Digger (DE)
Stronger Than Ever



by WinterMartyrium1992 USER (28 Reviews)
January 18th, 2018 | 5 replies

Release Date: 1986 | Tracklist

Review Summary: Stand Up and Quack.

In order to craft a very good, resonating album, you need inspiration. We all know what happens when artists make something just to cash in on a trend, especially when they’re pressured by their record labels; soulless, half-hearted music is almost always the result. So it was with Stronger Than Ever, Grave Digger’s awkward attempt to get in with the arena rock/pop metal crowd of the mid-80s. Even though we can take as an excuse a bit of historical trivia which says that Chris & boys, in an effort to pursue a more commercial, user-friendly direction, decided to shorten their name to simply ''Digger'', the album still has its issues, and they are not few.

To be fair, Stronger Than Ever isn’t exactly an ''atrocity''; the instrumental performances are quite solid and competent, the sound is smooth and impeccable, and the aggressive, speedy rock songs still bear traces of the old Grave Digger crunch (though diluted in cheese). It is, plain and simple, an ordinary and uninteresting listen. Everything, every single song here is a sterile, boring and watered-down incarnation of radio-friendly hard rock that only succeeds stylistically in approaching every 80s stereotype ever existed; the guitar tones are brighter and less frightening, the rhythm section just pounds along in a thoroughly predictable way and the primitive choruses seem to emphasize ''brute force (just repeat the song titles!)'' over delivering well-crafted, creative and intelligent hooks. Technically well-performed songs, but that don’t covey much to the listener.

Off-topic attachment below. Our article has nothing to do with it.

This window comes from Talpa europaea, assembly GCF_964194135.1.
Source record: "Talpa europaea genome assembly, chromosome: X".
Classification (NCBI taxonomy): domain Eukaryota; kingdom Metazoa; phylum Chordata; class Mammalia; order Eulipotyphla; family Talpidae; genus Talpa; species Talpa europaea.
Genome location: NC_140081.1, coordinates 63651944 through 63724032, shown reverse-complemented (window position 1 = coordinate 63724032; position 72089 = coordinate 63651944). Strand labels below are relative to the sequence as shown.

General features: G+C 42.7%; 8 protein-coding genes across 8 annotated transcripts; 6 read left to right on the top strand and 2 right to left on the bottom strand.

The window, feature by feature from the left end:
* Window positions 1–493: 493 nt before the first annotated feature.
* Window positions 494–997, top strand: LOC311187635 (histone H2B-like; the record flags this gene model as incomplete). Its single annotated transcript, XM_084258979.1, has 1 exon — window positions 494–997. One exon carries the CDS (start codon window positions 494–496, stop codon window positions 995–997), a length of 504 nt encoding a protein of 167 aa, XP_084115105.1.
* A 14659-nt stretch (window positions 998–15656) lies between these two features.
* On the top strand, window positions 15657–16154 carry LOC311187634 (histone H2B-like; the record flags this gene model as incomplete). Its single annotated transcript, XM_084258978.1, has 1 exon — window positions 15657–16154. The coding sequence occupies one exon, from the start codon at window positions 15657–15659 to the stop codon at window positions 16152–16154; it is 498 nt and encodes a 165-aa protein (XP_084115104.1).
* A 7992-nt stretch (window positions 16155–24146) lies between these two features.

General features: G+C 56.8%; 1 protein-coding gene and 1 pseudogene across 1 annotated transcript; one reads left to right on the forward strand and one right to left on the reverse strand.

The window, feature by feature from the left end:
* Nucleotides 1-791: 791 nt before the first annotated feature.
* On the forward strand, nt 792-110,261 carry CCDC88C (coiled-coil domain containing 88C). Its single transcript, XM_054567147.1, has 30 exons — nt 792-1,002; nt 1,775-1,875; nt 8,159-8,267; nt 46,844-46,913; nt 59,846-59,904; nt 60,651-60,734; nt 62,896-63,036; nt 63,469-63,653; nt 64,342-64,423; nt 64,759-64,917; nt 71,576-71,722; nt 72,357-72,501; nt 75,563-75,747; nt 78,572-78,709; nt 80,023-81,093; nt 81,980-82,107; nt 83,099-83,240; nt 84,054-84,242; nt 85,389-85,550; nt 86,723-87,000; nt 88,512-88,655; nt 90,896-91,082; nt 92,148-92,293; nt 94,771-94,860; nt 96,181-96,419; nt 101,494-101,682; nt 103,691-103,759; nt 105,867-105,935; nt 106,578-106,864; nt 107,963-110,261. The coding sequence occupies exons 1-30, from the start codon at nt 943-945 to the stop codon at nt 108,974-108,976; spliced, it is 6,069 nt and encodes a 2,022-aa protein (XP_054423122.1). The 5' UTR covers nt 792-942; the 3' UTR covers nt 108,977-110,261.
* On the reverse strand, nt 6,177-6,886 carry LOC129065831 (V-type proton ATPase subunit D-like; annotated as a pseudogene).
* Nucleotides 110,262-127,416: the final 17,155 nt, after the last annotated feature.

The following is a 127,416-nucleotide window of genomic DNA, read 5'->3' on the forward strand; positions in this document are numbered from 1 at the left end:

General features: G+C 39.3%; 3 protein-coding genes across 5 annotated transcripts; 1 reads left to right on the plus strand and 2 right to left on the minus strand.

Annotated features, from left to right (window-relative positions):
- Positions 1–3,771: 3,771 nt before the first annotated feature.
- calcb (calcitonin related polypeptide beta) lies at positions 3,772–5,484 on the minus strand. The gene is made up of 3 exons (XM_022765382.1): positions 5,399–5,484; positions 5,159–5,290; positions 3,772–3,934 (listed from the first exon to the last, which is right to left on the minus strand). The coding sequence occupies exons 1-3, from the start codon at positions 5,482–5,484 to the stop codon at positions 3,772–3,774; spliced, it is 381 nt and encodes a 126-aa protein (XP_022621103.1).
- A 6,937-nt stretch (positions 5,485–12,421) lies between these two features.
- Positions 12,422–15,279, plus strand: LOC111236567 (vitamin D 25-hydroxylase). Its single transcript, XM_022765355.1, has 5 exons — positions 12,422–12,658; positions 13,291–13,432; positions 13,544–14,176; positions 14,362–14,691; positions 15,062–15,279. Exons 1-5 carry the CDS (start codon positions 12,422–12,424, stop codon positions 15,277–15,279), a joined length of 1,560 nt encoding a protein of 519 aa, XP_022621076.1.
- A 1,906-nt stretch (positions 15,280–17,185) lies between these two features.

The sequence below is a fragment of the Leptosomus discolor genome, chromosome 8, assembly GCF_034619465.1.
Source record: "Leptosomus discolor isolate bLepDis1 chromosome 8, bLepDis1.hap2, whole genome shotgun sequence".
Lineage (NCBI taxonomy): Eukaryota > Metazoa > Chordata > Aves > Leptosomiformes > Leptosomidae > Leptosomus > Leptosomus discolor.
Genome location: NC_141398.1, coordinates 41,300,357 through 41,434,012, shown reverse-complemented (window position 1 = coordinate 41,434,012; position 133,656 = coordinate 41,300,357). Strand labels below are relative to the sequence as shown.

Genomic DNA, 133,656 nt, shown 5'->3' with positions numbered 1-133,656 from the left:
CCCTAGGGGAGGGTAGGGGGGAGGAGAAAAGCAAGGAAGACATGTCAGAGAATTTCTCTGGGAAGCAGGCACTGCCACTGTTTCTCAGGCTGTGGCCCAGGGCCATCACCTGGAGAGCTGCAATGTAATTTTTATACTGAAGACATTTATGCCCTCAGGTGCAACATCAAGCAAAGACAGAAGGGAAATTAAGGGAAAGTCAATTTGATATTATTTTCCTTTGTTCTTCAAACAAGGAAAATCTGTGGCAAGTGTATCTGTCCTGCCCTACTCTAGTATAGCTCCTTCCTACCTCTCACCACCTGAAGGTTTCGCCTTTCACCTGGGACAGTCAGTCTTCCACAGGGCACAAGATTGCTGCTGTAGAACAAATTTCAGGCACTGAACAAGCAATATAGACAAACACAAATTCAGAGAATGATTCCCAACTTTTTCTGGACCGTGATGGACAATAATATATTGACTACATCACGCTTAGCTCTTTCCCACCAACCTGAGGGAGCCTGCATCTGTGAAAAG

Completely lost in the effort to commercialize their sound and trying to keep up with the times, the band had forgotten to write any interesting hooks or riffs; Matthias "Matz" Ulmer contributes with keyboards, yet his choice of synth tones makes all the songs acquire an archaic, dated and tacky 80s vibe, while his poppy and plastic-soulful overdubs aren’t enough to redeem such directionless numbers as ''Listen to the Music'' or the hideous ''I Don’t Need Your Love''. And the riffage problem becomes especially crippling once you realize the guitarist is none other than Uwe Lulis. That’s right, the same Uwe Lulis who later contributed on iconic albums such as Tunes of War or Knights of the Cross made his debut here, yet you wouldn’t noticed him as the guitars are devoid of any real power, bite or roughness; his playing is not necessarily bad, just not distinctive, as those lines and riffs you can hear on cheesy songs like ''Moonriders'' or ''Stay Till the Morning'' could come from any other 80s metal guitarist.